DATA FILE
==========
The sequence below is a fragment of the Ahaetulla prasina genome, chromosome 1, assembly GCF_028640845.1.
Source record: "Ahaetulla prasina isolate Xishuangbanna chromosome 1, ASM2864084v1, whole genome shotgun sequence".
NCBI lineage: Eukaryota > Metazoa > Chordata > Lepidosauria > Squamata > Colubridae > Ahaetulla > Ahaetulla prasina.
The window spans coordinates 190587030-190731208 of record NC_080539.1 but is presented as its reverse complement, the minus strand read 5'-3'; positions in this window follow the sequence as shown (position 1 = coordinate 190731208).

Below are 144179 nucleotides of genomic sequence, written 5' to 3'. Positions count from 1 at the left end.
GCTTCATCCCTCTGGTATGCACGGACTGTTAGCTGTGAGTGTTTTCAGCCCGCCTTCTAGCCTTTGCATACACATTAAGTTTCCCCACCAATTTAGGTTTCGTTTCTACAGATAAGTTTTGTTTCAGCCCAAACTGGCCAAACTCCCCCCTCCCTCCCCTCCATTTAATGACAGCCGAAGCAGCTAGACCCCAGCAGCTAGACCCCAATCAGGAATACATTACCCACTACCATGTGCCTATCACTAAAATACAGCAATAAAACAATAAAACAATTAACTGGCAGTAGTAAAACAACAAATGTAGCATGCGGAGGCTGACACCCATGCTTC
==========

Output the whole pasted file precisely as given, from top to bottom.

The sequence below is a fragment of the Ahaetulla prasina genome, chromosome 1, assembly GCF_028640845.1.
Source record: "Ahaetulla prasina isolate Xishuangbanna chromosome 1, ASM2864084v1, whole genome shotgun sequence".
NCBI lineage: Eukaryota > Metazoa > Chordata > Lepidosauria > Squamata > Colubridae > Ahaetulla > Ahaetulla prasina.
The window spans coordinates 190587030-190731208 of record NC_080539.1 but is presented as its reverse complement, the minus strand read 5'-3'; positions in this window follow the sequence as shown (position 1 = coordinate 190731208).

Below are 144179 nucleotides of genomic sequence, written 5' to 3'. Positions count from 1 at the left end.
GCTTCATCCCTCTGGTATGCACGGACTGTTAGCTGTGAGTGTTTTCAGCCCGCCTTCTAGCCTTTGCATACACATTAAGTTTCCCCACCAATTTAGGTTTCGTTTCTACAGATAAGTTTTGTTTCAGCCCAAACTGGCCAAACTCCCCCCTCCCTCCCCTCCATTTAATGACAGCCGAAGCAGCTAGACCCCAGCAGCTAGACCCCAATCAGGAATACATTACCCACTACCATGTGCCTATCACTAAAATACAGCAATAAAACAATAAAACAATTAACTGGCAGTAGTAAAACAACAAATGTAGCATGCGGAGGCTGACACCCATGCTTC